Osbournby adventurer starts new year in China after epic cycle ride from the UK
An Osbournby man has embarked upon another adventure in China having taken the plunge and cycled half-way round the world to get there.
Nick Thomson, 26, set off early last year to cycle around the world, even though he admits he was never a bicycle enthusiast.
He crossed Europe and then hit some of the harshest environments in the world when he travelled across mountains in Tajikistan and desert in Kazakhstan and Uzbekistan.
But on reaching the Chinese border towards the end of last year, Nick took a train to the large Chinese city of Chengdu where he has decided to stay on for a year. He is settling in with a job teaching English.
Nick told the Journal: “I work in a private English training centre rather than a school, so I mainly work weekends and weekday evenings. The classes are really varied – one lesson I’m teaching five-year-olds (running about the classroom teaching new vocab) and the next I’m drilling present perfect grammar with a 35-year-old housewife – I really had to brush up on my own grammar beforehand!
“You get thrown quite a few curveballs in this sort of work that friends working in public schools don’t seem to get, but it keeps things interesting.”
Nick gave up his job in London to take up the chance of a lifetime and has no regrets, although living in a completely different culture and country is not plain sailing.
He said: “Things can be difficult and frustrating at times, mainly thanks to the language barrier and ever-increasing restrictions on foreigners. For example, only one phone shop in town now can issue foreigners SIM cards. But you just find ways to dodge the rules, like get a Chinese friend to use their ID to get you one.
“It seems that rules and regulations in China are everywhere but are also universally ignored, compared to the UK where there are fewer regulations but (mostly) abided to.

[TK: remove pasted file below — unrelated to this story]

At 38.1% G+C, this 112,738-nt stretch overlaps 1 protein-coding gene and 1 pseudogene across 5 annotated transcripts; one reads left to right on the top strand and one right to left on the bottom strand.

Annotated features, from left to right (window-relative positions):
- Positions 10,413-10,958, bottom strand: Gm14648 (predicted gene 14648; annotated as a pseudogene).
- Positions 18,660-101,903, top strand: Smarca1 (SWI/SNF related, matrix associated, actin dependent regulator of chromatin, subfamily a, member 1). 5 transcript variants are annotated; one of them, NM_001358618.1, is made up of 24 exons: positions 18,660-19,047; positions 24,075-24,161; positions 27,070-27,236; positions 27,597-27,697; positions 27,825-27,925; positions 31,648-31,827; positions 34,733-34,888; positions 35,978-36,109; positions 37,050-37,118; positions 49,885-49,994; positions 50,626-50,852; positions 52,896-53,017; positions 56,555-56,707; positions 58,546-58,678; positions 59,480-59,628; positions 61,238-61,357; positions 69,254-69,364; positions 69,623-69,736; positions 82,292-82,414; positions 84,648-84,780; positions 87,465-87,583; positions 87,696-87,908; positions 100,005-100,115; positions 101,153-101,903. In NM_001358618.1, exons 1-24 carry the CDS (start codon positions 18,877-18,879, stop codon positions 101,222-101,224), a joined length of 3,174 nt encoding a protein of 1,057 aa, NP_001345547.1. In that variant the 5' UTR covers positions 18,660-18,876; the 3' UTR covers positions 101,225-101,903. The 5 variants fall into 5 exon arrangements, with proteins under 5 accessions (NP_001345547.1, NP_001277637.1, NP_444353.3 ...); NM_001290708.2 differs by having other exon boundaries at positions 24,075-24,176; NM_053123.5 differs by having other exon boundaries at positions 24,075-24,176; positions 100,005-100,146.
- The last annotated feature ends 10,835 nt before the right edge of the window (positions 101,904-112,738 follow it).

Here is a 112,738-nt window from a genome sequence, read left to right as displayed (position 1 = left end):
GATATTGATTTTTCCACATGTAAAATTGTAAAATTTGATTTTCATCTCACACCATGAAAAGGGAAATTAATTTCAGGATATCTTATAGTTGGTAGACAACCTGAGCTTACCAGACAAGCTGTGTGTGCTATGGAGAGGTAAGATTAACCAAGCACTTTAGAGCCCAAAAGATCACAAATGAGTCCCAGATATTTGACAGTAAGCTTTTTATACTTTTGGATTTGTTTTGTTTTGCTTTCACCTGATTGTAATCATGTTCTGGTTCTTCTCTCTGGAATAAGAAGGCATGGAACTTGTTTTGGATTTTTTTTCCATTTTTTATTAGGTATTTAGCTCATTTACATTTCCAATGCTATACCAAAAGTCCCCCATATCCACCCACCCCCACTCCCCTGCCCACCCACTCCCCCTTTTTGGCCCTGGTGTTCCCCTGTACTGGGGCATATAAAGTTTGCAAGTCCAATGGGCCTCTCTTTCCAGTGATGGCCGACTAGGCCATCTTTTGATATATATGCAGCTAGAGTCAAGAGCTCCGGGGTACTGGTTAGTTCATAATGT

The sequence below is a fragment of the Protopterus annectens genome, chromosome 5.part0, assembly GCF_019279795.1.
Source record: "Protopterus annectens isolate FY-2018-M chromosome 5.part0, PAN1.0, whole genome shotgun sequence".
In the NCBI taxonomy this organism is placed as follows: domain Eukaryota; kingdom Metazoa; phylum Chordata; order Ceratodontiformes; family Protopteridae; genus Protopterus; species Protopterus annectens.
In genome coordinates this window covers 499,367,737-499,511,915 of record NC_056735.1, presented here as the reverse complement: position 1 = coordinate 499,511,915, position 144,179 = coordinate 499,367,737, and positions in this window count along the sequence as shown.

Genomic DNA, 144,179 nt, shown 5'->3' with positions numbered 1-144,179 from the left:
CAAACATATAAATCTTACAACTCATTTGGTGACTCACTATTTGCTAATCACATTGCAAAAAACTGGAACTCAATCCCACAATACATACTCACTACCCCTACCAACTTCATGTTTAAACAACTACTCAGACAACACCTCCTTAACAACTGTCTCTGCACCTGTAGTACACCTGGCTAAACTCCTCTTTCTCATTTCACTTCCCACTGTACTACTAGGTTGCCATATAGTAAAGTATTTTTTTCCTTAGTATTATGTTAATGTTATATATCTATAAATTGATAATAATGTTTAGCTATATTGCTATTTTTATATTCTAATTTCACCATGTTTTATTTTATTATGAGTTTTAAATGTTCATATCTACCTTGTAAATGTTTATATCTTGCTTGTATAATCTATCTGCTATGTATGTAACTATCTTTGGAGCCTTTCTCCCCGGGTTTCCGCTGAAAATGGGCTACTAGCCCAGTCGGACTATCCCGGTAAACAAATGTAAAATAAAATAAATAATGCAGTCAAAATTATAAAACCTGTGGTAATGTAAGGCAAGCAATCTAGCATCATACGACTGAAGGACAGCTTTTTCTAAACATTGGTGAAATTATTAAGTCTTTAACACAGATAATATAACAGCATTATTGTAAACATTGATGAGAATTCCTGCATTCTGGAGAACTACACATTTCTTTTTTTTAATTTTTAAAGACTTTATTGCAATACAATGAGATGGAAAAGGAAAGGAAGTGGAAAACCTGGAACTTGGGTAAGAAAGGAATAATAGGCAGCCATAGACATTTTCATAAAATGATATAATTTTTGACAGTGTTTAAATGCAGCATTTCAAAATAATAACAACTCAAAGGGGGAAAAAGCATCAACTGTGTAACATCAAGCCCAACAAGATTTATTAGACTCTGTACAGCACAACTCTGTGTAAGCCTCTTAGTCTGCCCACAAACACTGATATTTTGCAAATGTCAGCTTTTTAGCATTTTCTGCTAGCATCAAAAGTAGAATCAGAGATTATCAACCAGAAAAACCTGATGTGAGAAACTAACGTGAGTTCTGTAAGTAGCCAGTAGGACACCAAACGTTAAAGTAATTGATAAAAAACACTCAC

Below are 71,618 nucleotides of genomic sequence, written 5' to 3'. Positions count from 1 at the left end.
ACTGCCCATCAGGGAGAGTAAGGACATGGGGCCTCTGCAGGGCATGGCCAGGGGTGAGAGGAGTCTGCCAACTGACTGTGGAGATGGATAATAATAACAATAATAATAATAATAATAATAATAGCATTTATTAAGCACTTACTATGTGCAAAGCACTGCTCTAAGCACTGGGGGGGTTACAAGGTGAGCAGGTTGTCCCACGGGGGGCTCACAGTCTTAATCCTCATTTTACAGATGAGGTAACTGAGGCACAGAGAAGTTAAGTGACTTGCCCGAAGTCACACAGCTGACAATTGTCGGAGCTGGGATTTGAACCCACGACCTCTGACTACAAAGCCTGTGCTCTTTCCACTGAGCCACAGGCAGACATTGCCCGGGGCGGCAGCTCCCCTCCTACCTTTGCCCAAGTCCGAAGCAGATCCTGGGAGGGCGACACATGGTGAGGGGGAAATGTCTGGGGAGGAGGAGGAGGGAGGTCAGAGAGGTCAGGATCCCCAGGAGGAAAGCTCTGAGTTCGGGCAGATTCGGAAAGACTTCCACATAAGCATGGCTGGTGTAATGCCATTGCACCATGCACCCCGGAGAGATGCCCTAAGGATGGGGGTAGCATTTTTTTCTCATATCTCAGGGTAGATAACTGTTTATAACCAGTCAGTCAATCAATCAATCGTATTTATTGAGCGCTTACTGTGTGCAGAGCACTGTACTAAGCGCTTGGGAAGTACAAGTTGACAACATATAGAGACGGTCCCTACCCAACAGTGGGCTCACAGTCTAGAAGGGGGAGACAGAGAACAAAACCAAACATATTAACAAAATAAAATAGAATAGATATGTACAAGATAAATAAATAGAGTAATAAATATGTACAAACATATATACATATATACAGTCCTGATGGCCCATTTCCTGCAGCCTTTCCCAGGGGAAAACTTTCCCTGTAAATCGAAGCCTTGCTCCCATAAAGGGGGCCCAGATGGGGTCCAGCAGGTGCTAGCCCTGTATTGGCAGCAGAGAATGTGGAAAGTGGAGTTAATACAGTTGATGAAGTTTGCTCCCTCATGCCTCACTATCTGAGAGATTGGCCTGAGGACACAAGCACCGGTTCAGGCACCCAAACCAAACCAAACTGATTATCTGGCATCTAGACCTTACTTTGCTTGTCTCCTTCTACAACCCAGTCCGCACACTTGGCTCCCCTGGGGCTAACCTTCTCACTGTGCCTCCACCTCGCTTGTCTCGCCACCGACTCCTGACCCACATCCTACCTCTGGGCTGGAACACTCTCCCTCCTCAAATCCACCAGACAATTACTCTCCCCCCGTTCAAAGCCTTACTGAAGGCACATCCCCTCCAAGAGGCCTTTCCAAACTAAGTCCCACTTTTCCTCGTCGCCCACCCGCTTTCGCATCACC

“What I have found most surprising is that, in spite of the language barrier, the pollution and all the other difficulties that setting up shop in a new country entails, living in Chengdu feels surprisingly normal. I have a regular job and all the routine that comes with it, and I have an apartment with all the home comforts of my old place, and Chengdu has its fair share of international chains to supply foreigners with the home comforts.
“It’s a huge contrast to life on the road; for instance, one month I was sleeping in some abandoned soviet factory during a snowstorm in Kazakhstan, the next month I was choosing which cutlery set to buy in IKEA. It’s amazing how the mundane creeps back into your life, even when living abroad.”
Nick, whose parents still live in Osbournby, worked in marketing in London for a couple of years but says it was not for him. He also says: “I wasn’t really a cyclist at all before this trip, with the exception of my commute to and from work.”
Nick’s Chinese lifestyle is a massive contrast from the life he was living on the road when he would have to suffer freezing temperatures in the mountains and hide in the shade to avoid the high temperatures of the deserts.
While waiting for a visa to get into China, Nick looked into the possiblity of teaching English there with a view to settling down for a while and making some money to allow him to continue his journey on two wheels.
“When I was stuck in Bishkek I spent a long time researching about teaching in China and I ended up having an assumption that I’d need to do an online course or go through an organisation that sends foreigners to China to teach. But what the last two months have taught me is how much can actually be achieved by just turning up in a town and asking around. It saved me a lot of money and a potential trip back to the UK.”
Nick added: “I have every intention to get back on the bicycle next year for a longer period of time than what I did last year and need to replenish my bank account in order to do so. An interesting thing I found is that it is much easier to save money in China than in London. Thanks to the cost of living and having a separate housing allowance, I pretty much have the same amount of disposable income as I did in London, so saving money here is pretty effortless compared to the hermit-like lifestyle of giving up meat/the pub/much of my social life I ended up having last year.
“My advice to anyone wanting to save up money in order to go on a big adventure is this: start it a year early and move to China.”
Nick says he would like to continue on to Australia and New Zealand at some point, where he will take up work before, no doubt, hitting the road again.
As Nick says on his blog: “Is this the end of this trip? Definitely not. The next 12 months will be a continuation of this adventure, rather than a break, and all the while my bank account will be slowly replenished before I saddle up and get hit the road next November.
“Or I may not. I might leave sooner if I fail to suppress the travel bug or I might spend another year in China.
“This unexpected detour to Chengdu turned into a 12-month stay; who’s to say what will happen next year? It’s all part of the joy of destination-less travel.”